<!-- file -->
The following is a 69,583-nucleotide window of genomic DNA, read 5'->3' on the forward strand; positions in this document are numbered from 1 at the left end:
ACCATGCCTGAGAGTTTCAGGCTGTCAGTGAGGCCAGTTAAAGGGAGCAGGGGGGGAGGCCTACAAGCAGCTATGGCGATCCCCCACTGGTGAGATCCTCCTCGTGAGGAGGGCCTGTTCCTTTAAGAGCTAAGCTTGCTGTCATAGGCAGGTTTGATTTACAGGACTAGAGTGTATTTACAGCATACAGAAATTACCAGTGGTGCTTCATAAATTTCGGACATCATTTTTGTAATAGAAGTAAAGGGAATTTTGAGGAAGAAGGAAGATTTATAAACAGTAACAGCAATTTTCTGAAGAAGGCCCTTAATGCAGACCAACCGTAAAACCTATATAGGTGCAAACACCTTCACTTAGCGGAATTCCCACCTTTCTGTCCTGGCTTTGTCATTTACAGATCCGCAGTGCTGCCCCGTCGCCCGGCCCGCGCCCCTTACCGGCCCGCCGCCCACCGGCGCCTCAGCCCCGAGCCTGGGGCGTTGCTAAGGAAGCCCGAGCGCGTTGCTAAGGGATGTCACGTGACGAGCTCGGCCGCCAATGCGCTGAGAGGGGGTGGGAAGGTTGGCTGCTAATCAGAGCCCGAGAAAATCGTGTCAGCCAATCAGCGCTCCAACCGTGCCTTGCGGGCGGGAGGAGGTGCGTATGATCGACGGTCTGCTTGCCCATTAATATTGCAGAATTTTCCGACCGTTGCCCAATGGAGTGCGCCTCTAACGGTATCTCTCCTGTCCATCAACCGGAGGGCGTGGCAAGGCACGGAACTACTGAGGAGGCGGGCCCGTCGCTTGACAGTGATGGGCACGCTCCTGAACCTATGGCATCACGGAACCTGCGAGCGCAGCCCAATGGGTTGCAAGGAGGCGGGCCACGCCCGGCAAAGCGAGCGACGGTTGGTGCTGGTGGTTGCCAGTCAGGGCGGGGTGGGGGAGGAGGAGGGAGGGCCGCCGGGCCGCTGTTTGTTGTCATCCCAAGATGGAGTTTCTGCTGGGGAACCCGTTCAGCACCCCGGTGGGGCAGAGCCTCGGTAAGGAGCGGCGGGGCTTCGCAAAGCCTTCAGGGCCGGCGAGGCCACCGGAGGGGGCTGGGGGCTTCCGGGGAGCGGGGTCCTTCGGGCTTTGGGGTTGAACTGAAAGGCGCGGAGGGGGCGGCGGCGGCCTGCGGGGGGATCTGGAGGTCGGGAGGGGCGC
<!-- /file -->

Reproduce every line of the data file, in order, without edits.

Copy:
The following is a 69,583-nucleotide window of genomic DNA, read 5'->3' on the forward strand; positions in this document are numbered from 1 at the left end:
ACCATGCCTGAGAGTTTCAGGCTGTCAGTGAGGCCAGTTAAAGGGAGCAGGGGGGGAGGCCTACAAGCAGCTATGGCGATCCCCCACTGGTGAGATCCTCCTCGTGAGGAGGGCCTGTTCCTTTAAGAGCTAAGCTTGCTGTCATAGGCAGGTTTGATTTACAGGACTAGAGTGTATTTACAGCATACAGAAATTACCAGTGGTGCTTCATAAATTTCGGACATCATTTTTGTAATAGAAGTAAAGGGAATTTTGAGGAAGAAGGAAGATTTATAAACAGTAACAGCAATTTTCTGAAGAAGGCCCTTAATGCAGACCAACCGTAAAACCTATATAGGTGCAAACACCTTCACTTAGCGGAATTCCCACCTTTCTGTCCTGGCTTTGTCATTTACAGATCCGCAGTGCTGCCCCGTCGCCCGGCCCGCGCCCCTTACCGGCCCGCCGCCCACCGGCGCCTCAGCCCCGAGCCTGGGGCGTTGCTAAGGAAGCCCGAGCGCGTTGCTAAGGGATGTCACGTGACGAGCTCGGCCGCCAATGCGCTGAGAGGGGGTGGGAAGGTTGGCTGCTAATCAGAGCCCGAGAAAATCGTGTCAGCCAATCAGCGCTCCAACCGTGCCTTGCGGGCGGGAGGAGGTGCGTATGATCGACGGTCTGCTTGCCCATTAATATTGCAGAATTTTCCGACCGTTGCCCAATGGAGTGCGCCTCTAACGGTATCTCTCCTGTCCATCAACCGGAGGGCGTGGCAAGGCACGGAACTACTGAGGAGGCGGGCCCGTCGCTTGACAGTGATGGGCACGCTCCTGAACCTATGGCATCACGGAACCTGCGAGCGCAGCCCAATGGGTTGCAAGGAGGCGGGCCACGCCCGGCAAAGCGAGCGACGGTTGGTGCTGGTGGTTGCCAGTCAGGGCGGGGTGGGGGAGGAGGAGGGAGGGCCGCCGGGCCGCTGTTTGTTGTCATCCCAAGATGGAGTTTCTGCTGGGGAACCCGTTCAGCACCCCGGTGGGGCAGAGCCTCGGTAAGGAGCGGCGGGGCTTCGCAAAGCCTTCAGGGCCGGCGAGGCCACCGGAGGGGGCTGGGGGCTTCCGGGGAGCGGGGTCCTTCGGGCTTTGGGGTTGAACTGAAAGGCGCGGAGGGGGCGGCGGCGGCCTGCGGGGGGATCTGGAGGTCGGGAGGGGCGC